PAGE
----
“He’s worked very hard to get where he is,” Sig said of her son’s journey from the junior varsity squad to the varsity starting lineup. “He’s a terrific person and I couldn’t be more proud.”

A few seats down, the family of Sam Winter watched the game with the quiet knowledge of true basketball aficionados—what else could you expect from Kansans? Mit Winter III, Sam’s dad, spoke about how hard it was to see his son play in his final game in between loudly cheering and clapping as the Crimson surged ahead of Brown for the last time in the game.

“It’s hard, really hard,” he said. “Luckily, we’ve been able to come to 10 games this year and see Sam play a lot more than usual.”

But perhaps the most moving story in the stands fittingly belonged to the parents of the game’s hero. Dave and Carol Merchant were positively beaming as their son kept draining three-pointers and having a night for the ages. As they reflected back on Brady’s playing days, though, the emotion was almost too much to handle.

Last year, Dave Merchant retired after nearly 30 years as Lebanon High School’s basketball coach—a job that allowed him to coach his sons as they matured—just so he and his wife would be able to travel from Ohio to see each of Brady’s games.

“It’s certainly been worth it,” Dave Merchant said, fighting back tears. “Carol and I have just had a ball.”

Dave Merchant still teaches English at Lebanon High, though he admits he’s had to take some creative absences to make the weekend Ivy games.

“Let’s just say I’ve had a lot of cases of the ‘Friday Flu’,” he explained with a wry smile. “But when I haven’t taken any days off in 30 years, I think I deserve it.”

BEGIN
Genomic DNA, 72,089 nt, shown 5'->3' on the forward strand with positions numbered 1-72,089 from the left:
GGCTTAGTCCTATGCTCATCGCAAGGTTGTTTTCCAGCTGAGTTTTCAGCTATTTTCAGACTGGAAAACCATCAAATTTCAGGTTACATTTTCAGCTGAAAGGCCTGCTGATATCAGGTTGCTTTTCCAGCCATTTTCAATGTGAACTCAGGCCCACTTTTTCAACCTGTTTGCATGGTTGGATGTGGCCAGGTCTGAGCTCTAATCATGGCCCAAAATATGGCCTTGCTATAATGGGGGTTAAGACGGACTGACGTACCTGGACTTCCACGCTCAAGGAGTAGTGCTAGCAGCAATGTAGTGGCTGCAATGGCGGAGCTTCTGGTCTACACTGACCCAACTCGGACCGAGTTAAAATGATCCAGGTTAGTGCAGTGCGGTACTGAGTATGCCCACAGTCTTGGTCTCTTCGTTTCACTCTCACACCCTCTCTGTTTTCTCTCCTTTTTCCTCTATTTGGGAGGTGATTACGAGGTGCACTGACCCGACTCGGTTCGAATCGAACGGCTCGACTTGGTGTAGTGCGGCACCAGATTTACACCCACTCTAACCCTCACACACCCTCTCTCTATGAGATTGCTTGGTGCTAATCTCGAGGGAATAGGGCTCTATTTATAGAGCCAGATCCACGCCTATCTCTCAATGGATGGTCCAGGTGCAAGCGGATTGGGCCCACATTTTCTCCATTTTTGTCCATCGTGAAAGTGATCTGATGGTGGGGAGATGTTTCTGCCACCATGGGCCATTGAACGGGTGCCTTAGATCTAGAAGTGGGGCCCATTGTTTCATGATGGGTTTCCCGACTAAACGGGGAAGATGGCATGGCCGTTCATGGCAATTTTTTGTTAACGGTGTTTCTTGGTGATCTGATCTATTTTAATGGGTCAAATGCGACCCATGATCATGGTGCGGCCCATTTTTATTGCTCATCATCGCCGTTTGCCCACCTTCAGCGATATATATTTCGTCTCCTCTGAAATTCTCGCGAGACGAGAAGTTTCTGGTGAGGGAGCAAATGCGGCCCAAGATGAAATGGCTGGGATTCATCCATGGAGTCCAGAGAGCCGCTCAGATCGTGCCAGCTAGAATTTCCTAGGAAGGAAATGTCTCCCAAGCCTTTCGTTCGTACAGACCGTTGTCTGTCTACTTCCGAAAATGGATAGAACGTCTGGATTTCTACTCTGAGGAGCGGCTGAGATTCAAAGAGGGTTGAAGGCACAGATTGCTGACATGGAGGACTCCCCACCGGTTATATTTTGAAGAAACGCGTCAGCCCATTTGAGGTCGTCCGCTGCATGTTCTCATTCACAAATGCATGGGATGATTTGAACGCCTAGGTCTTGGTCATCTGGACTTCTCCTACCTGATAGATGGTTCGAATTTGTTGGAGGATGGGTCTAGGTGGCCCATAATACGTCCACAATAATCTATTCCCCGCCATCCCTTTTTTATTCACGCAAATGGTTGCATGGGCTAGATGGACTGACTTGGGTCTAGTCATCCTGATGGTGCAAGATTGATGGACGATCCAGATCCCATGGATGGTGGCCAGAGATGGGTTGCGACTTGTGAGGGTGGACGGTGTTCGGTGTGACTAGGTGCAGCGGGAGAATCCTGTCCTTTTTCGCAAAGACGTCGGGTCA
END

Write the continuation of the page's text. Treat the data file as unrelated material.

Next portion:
When asked of Brady’s record-setting performance, Carol Merchant replied that it was phenomenal, but that the important thing was winning.

“You can tell she’s a coach’s wife,” Dave quipped.

Yes, and after Saturday night, we can tell that Brady Merchant is a coach’s son. After a historic achievement, the younger Merchant was still sore that his team did not pull out the win and probably secretly sore that his career had to end on such a bittersweet note.

And that commitment to winning in spite of all obstacles and distractions, in the end, is what the senior class leaves behind as its legacy. Far from the most successful class in the program’s history, the Crimson seniors nonetheless showed an uncanny determination to excel and improve as individuals.

As Sullivan suggested after the game, perhaps the seniors are “guilty of having tried too hard.” Perhaps they wanted to do so well that they forced some unnecessary and unhealthy pressure on themselves.

This could be true. But more likely, the seniors just cared about the game and this program so much so that they were not afraid of letting all the blood and producing all the sweat necessary to win and seek that ever-elusive Ivy championship.

And on Saturday night, the tears joined the blood and sweat on the floor of Lavietes for the last time for these four men. They should know that the court—and their beloved program—will never be the same.

—Staff writer Daniel E. Fernandez can be reached at